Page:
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Home / Courts / 4th Circuit / Labor & Employment – FLSA Violation – Overtime Pay – Gaming Officials

Labor & Employment – FLSA Violation – Overtime Pay – Gaming Officials

Desmond v. PNGI Charles Town Gaming LLC. (Lawyers Weekly No. 11-01-0076, 15 pp.) (Dever, D.J.) No. 09-2189, Jan. 14, 2011; USDC at Martinsburg, W.Va. (Bailey, J.) 4th Cir. Click here for the full text of the opinion.

Holding: Former employees who worked as gaming officials at a West Virginia gaming establishment are not entitled to a recalculation of their overtime pay award, as the 4th Circuit upholds the calculation used by the district court to give them 150 percent of their regular rate for hours worked over 40 per week; but the 4th Circuit reverses summary judgment holding that employer’s FLSA violation was willful, and remands for a trial on the issue of willfulness.

Three former employees appeal from an award of unpaid overtime compensation in their case under the Fair Labor Standards Acts against their former employer, PNGI Charles Town Gaming, L.L.C., d/b/a Charles Town Races & Slots. The former employees dispute how the district court computed unpaid overtime compensation under the FLSA.

Charles Town Gaming cross-appeals and disputes the district court’s decision to grant summary judgment to the former employees as to whether Charles Town Gaming’s FLSA violation was willful. We affirm the district court’s method of computing unpaid overtime compensation, vacate the district court’s judgment as to willfulness, and remand for a trial on the issue of willfulness.

The district court determined the rate at which the overtime hours calculated by employer should be compensated by first applying Overnight Motor Transp. Co. v. Missel, 316 U.S. 572 (1942), to determine the regular rate. The district court then examined whether the appropriate overtime premium was 50 percent or 150 percent of that regular rate for all hours worked over 40. The district court calculated the unpaid overtime compensation under 29 U.S.C. § 216(b) by using a 50-percent premium. The court based its decision not on 29 C.F.R. § 778.114, but rather upon the logic of Overnight Motor and general principles of compensatory damages.

In addition to decisions from our sister circuits, the Department of Labor also has approved using a 50 percent overtime premium to calculate unpaid overtime compensation in a mistaken exemption classification case.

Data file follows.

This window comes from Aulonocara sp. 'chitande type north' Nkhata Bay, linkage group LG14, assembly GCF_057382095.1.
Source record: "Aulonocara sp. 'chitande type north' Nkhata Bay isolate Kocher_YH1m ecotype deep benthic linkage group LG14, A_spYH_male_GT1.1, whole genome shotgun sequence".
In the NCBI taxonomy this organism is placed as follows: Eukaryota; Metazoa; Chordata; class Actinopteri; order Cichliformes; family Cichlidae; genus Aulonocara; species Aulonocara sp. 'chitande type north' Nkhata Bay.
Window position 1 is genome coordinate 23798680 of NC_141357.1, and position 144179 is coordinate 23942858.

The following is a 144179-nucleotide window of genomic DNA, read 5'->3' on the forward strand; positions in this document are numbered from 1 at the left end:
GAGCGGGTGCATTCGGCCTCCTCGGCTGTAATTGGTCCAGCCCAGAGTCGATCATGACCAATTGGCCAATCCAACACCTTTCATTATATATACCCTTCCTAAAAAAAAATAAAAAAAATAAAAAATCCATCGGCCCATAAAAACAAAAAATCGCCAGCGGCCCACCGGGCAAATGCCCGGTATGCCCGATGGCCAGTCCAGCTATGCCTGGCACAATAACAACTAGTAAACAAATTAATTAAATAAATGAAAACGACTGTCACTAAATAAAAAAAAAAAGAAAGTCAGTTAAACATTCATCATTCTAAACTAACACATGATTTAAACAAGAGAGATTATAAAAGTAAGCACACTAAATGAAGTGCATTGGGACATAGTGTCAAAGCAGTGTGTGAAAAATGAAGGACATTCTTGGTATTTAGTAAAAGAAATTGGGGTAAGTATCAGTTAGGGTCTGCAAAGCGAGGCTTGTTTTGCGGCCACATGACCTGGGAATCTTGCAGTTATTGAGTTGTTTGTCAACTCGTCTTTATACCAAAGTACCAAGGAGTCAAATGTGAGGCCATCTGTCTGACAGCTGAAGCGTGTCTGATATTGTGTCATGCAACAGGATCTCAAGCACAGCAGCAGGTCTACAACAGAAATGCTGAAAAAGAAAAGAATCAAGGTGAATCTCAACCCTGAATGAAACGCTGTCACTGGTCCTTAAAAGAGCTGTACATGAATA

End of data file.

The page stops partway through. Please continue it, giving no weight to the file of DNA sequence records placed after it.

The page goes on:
Here, the district court did not apply 29 C.F.R. § 778.114 to this mistaken exemption classification case. Rather, the district court relied on the logical implications of Overnight Motor to calculate unpaid overtime compensations under 29 U.S.C. § 216(b). The court found there was an agreement that the fixed weekly salary covered all hours worked.

The district court then reasoned that Overnight Motor‘s regular rate determination implies the previously paid weekly salary covers the base compensation for all hours worked. The district court concluded it need only award 50 percent of the regular rate to provide the employer their unpaid overtime compensation under § 216(b).

We affirm the district court judgment about how to calculate unpaid overtime compensation under § 216(b), but reverse summary judgment for employer on the issue of willfulness.

In its first summary judgment order, the district court observed that employer’s personnel testified that the FLSA designation on the job descriptions was created by a computer program, the designation was a typographical error, and the error was then mistakenly carried forward to the job description in later revisions.

Employer also contends that its erroneous exemption classification of the former employees as subject to the administrative exemption was not reckless, in that the district court initially upheld the classification in this case and required a published 4th Circuit opinion to clarify that the positions were not exempt. A genuine issue of material fact exists as to willfulness.

Affirmed in part, vacated in part and remanded.


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